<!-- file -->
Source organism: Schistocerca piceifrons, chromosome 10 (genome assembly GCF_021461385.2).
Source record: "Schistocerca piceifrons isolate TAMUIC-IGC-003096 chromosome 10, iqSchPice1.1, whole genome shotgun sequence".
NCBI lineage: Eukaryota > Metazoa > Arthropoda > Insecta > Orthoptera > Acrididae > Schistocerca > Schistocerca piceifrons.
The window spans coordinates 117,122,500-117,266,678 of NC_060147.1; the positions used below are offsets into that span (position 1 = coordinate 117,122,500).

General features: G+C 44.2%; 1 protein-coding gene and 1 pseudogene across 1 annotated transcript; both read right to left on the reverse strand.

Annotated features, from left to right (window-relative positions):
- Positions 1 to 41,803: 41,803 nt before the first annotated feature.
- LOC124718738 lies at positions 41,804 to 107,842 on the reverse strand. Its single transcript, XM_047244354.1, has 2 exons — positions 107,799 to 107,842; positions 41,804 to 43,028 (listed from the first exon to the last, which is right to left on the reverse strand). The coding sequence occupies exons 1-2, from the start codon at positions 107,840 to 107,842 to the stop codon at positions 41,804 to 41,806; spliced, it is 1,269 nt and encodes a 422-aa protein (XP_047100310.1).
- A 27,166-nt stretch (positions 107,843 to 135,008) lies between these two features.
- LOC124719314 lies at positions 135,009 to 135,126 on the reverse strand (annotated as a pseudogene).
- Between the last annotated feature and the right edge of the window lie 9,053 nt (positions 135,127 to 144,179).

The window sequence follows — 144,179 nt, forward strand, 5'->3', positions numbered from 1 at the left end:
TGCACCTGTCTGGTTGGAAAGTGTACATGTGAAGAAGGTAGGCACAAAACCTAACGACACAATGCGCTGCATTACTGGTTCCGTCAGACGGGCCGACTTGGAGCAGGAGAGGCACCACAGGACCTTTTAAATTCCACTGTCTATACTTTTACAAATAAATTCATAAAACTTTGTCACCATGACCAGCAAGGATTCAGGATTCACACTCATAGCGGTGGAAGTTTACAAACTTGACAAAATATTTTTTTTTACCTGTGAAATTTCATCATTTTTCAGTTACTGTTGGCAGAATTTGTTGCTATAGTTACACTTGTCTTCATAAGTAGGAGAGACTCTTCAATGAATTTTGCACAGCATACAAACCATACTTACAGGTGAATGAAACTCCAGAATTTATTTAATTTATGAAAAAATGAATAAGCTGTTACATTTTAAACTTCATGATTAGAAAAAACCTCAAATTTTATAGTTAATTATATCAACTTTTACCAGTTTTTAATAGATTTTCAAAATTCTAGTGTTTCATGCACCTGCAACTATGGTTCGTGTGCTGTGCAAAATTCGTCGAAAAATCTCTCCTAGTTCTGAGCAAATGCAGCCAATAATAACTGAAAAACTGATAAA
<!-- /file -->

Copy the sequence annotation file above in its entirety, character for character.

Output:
Source organism: Schistocerca piceifrons, chromosome 10 (genome assembly GCF_021461385.2).
Source record: "Schistocerca piceifrons isolate TAMUIC-IGC-003096 chromosome 10, iqSchPice1.1, whole genome shotgun sequence".
NCBI lineage: Eukaryota > Metazoa > Arthropoda > Insecta > Orthoptera > Acrididae > Schistocerca > Schistocerca piceifrons.
The window spans coordinates 117,122,500-117,266,678 of NC_060147.1; the positions used below are offsets into that span (position 1 = coordinate 117,122,500).

General features: G+C 44.2%; 1 protein-coding gene and 1 pseudogene across 1 annotated transcript; both read right to left on the reverse strand.

Annotated features, from left to right (window-relative positions):
- Positions 1 to 41,803: 41,803 nt before the first annotated feature.
- LOC124718738 lies at positions 41,804 to 107,842 on the reverse strand. Its single transcript, XM_047244354.1, has 2 exons — positions 107,799 to 107,842; positions 41,804 to 43,028 (listed from the first exon to the last, which is right to left on the reverse strand). The coding sequence occupies exons 1-2, from the start codon at positions 107,840 to 107,842 to the stop codon at positions 41,804 to 41,806; spliced, it is 1,269 nt and encodes a 422-aa protein (XP_047100310.1).
- A 27,166-nt stretch (positions 107,843 to 135,008) lies between these two features.
- LOC124719314 lies at positions 135,009 to 135,126 on the reverse strand (annotated as a pseudogene).
- Between the last annotated feature and the right edge of the window lie 9,053 nt (positions 135,127 to 144,179).

The window sequence follows — 144,179 nt, forward strand, 5'->3', positions numbered from 1 at the left end:
TGCACCTGTCTGGTTGGAAAGTGTACATGTGAAGAAGGTAGGCACAAAACCTAACGACACAATGCGCTGCATTACTGGTTCCGTCAGACGGGCCGACTTGGAGCAGGAGAGGCACCACAGGACCTTTTAAATTCCACTGTCTATACTTTTACAAATAAATTCATAAAACTTTGTCACCATGACCAGCAAGGATTCAGGATTCACACTCATAGCGGTGGAAGTTTACAAACTTGACAAAATATTTTTTTTTACCTGTGAAATTTCATCATTTTTCAGTTACTGTTGGCAGAATTTGTTGCTATAGTTACACTTGTCTTCATAAGTAGGAGAGACTCTTCAATGAATTTTGCACAGCATACAAACCATACTTACAGGTGAATGAAACTCCAGAATTTATTTAATTTATGAAAAAATGAATAAGCTGTTACATTTTAAACTTCATGATTAGAAAAAACCTCAAATTTTATAGTTAATTATATCAACTTTTACCAGTTTTTAATAGATTTTCAAAATTCTAGTGTTTCATGCACCTGCAACTATGGTTCGTGTGCTGTGCAAAATTCGTCGAAAAATCTCTCCTAGTTCTGAGCAAATGCAGCCAATAATAACTGAAAAACTGATAAA